New Audi TT 2014 review

8 Sep, 2014 3:50pm Owen Mildenhall

Lighter, more agile and with a great new interior, new Audi TT 2014 is better than ever

Is it time for the UK’s love affair with the Audi TT Coupe to grow even stronger? We buy more TTs here than any other country, so there’s a substantial weight of expectation on the shoulders of the all-new third-generation model.

Thankfully, it has plenty going for it. Based on VW Group’s MQB platform, the latest TT retains the Audi Space Frame aluminium and steel hybrid construction of previous models and is lighter, more efficient and faster than ever before.

It’s initially available in Sport and S line trims with 227bhp 2.0-litre TFSI petrol or 182bhp 2.0-litre TDI Ultra diesel engines. The petrol is offered with a choice: go for the six-speed manual gearbox and you must have front-wheel drive; go for the six-speed S tronic dual-clutch transmission and you can only have quattro. If you pick the diesel then the only combination available is front-wheel drive with a manual gearbox. On the plus side, the 110g/km CO2 emissions are impressively low for a sports car.

Audi TT rear tracking 2

However, as the two-wheel-drive TFSI is likely to make up the largest proportion of UK sales, this was the version we drove for our first experience of the new TT.

Instantly recognisable from the very first glance, the car has shorter overhangs and a tauter-looking nose, although the unmistakable TT styling cues remain, with the familiar rounded wheelarches, curved windscreen pillars, bold shoulder line and sloping tailgate.

Yet for all the classy familiarity of the exterior, it’s the cabin that’s the real highlight. Stunningly designed and beautifully executed, it’s focused around Audi’s superb Virtual Cockpit system. This 12.3-inch high-resolution LCD display replaces the conventional dials, and does away with the need for a centre stack screen, allowing for a sleek minimalist dashboard design that’s sporty and upmarket.

The screen is crystal clear and places all information in front of the driver. You can switch the display between Classic View – with prominent speedo and rev counter – and Infotainment View, which brings functions like the navigation map or audio screen to the fore. Telephone and trip settings also appear on the Virtual Cockpit screen and all functions can be controlled using either the touch-sensitive MMI controller or the multifunction wheel. The clarity of the screen combines with the dual-functionality of the controls to make Audi’s Virtual Cockpit a breeze to use.

Audi TT interior

All cars come with DAB radio, leather seats and climate control, while tactile and beautifully executed switchgear is matched to first-rate materials throughout the cabin. Circular air vents with the control function and display for the air-con integrated into them are another highlight.

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Thankfully, the driving experience impresses, too. Audi’s TT has always blended sports car driver enjoyment with everyday usability. The latest coupe takes this a step further – 50kg lighter than its predecessor, it’s sharper and more engaging than TTs of old. The turbo engine is punchy and smooth, delivering enough performance to take this TT from 0-62mph in just six seconds.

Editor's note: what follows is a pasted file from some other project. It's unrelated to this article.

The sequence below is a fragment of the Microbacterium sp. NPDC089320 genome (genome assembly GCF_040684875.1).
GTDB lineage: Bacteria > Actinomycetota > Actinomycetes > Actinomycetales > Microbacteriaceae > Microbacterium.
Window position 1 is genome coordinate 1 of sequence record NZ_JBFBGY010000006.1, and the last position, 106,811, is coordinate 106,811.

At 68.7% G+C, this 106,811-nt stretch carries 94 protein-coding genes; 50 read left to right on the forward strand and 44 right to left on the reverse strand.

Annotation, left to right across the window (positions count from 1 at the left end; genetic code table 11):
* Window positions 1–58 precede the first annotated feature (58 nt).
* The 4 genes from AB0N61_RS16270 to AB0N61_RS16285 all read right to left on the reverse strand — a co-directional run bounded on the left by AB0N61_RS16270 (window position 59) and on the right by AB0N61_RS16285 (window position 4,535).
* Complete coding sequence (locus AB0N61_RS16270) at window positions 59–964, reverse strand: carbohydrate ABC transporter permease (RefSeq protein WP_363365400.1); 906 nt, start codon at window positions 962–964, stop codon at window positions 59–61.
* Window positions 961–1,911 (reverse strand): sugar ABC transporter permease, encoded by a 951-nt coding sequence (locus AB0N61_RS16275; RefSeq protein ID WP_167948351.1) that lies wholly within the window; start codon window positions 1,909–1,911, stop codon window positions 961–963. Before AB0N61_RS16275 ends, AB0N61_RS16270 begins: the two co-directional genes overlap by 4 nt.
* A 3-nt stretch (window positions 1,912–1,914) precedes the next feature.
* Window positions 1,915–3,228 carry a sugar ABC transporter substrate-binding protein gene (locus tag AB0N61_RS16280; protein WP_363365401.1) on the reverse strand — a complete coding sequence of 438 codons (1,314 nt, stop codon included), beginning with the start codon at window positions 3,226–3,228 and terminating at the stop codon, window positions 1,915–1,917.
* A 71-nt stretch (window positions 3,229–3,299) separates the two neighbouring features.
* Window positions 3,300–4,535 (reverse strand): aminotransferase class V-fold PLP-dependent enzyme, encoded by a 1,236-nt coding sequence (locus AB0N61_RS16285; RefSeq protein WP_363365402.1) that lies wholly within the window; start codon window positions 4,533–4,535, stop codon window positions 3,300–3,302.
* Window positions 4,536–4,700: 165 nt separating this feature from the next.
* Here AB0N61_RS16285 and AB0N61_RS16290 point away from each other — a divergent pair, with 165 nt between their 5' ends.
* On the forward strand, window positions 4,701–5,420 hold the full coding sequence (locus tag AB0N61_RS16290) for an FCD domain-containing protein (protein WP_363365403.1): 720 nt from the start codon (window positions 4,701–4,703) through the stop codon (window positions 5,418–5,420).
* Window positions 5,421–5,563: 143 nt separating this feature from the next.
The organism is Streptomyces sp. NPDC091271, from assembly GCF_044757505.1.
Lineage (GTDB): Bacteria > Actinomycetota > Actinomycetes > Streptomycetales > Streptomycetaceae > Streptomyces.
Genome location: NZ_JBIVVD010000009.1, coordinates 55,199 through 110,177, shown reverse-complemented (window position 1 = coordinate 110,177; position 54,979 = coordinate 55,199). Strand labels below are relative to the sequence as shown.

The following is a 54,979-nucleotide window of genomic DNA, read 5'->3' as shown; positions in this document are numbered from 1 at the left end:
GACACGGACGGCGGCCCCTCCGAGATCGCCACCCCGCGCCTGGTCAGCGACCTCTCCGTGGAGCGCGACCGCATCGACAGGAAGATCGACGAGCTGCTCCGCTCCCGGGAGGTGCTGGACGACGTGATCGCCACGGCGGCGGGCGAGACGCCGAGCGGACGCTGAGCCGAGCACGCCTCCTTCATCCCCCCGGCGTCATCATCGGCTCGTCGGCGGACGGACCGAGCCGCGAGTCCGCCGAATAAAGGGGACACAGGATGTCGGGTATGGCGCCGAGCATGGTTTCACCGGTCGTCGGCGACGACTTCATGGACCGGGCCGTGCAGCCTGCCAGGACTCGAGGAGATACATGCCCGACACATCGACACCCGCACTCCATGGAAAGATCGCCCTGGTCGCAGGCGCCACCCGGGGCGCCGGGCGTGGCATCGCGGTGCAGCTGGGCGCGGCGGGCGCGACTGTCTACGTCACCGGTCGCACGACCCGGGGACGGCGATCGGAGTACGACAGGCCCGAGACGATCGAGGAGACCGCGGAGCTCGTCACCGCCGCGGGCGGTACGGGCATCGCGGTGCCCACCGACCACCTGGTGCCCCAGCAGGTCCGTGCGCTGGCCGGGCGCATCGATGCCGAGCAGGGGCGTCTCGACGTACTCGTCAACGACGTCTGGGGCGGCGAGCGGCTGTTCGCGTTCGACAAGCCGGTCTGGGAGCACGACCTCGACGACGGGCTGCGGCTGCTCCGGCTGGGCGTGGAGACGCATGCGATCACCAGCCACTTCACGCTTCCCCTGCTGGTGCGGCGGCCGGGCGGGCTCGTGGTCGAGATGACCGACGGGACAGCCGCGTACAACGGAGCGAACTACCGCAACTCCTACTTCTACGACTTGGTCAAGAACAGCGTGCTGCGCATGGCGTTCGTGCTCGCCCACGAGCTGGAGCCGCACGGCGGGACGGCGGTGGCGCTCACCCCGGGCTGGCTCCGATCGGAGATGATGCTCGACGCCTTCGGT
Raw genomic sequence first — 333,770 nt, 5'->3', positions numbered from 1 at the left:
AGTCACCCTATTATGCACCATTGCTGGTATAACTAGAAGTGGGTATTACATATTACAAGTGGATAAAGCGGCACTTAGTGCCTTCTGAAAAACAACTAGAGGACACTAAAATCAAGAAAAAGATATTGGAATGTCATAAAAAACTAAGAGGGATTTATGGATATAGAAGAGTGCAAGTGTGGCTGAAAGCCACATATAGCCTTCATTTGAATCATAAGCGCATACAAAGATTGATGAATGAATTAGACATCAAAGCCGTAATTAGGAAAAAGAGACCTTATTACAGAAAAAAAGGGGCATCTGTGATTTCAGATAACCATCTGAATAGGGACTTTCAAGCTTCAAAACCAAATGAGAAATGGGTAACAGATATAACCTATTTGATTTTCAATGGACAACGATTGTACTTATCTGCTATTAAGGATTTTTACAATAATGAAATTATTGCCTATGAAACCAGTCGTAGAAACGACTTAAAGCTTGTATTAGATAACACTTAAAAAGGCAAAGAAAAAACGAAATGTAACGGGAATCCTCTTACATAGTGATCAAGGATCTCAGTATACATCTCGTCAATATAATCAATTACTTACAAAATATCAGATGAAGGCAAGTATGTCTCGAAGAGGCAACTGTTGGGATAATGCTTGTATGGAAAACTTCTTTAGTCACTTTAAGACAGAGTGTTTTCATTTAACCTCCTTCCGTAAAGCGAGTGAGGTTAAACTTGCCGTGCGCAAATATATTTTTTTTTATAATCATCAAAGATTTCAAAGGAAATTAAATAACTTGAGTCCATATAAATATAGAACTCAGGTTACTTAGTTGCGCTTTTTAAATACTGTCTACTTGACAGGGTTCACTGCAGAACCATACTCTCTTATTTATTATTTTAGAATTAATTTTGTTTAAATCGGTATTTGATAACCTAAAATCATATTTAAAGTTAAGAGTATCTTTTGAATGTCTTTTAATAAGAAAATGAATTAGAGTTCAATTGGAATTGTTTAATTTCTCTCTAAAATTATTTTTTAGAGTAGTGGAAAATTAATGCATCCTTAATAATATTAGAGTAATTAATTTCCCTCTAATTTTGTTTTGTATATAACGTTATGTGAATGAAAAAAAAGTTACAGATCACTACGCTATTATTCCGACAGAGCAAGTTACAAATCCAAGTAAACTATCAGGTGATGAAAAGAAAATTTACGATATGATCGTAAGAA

Out of tight corners, the stability control intervenes smoothly, and works with an electronic limited-slip differential to deliver surprisingly good traction. Plus, Audi’s progressive steering system adds to the TT’s agility. The rack is set up so the steering ratio becomes more direct as the wheel is turned. It gives the car a really positive front end, with sharp turn-in, plus light and consistent weighting. There’s also a decent amount of feel.

Audi TT front

Push on towards the limit and the rear of the TT feels more alive and adjustable than before, too. Audi’s Drive Select system is standard across the range, allowing for Comfort, Dynamic, Efficiency and Auto settings, or the ability to set up your favourite mix of modes.

On front-wheel-drive TFSI cars like ours, Drive Select adjusts throttle response, exhaust note and steering weighting, while the Efficiency mode reduces fuel consumption.

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S line cars get 19-inch wheels as standard, while 10mm lower and stiffer S line suspension is a no-cost option. We’d steer clear of this if you want decent ride comfort. Our European-spec car had smaller 18-inch wheels and was noticeably smoother than the outgoing model, but we’ll reserve judgement on the larger rims until we test them on UK roads. Audi is again offering its Magnetic Ride dampers as an option – although we didn’t get the chance to try these on the new car. But with very little road and wind noise, the TT strikes a better balance between sports car fun and coupe comfort than ever.

With prices starting at £29,860 for the Sport TFSI, it’s also more expensive than ever, but it oozes desirability – and on the evidence of our first drive, it’ll continue to win the hearts and minds of UK buyers.

Verdict - 5 Stars

The original TT was a landmark car for Audi and it’s spared no effort on the third-generation coupe. The design, quality and detailing of the cabin is simply stunning, while on the outside, the stylish looks have gently evolved. Performance, refinement, economy and emissions gains are matched to sharper handling and a more engaging driving experience. The TT is back to its very best.

Disqus - noscript

If it does go on sale for £40K then those are some good performance numbers. Unfortunately it's an Audi :(

At 40k its a bit of a bargin for people in the market for a car like that. Same underpinning as the porsche boxter, who they co own remember.
Plus fans of the brand who can't afford an r8 will easily take one of these.

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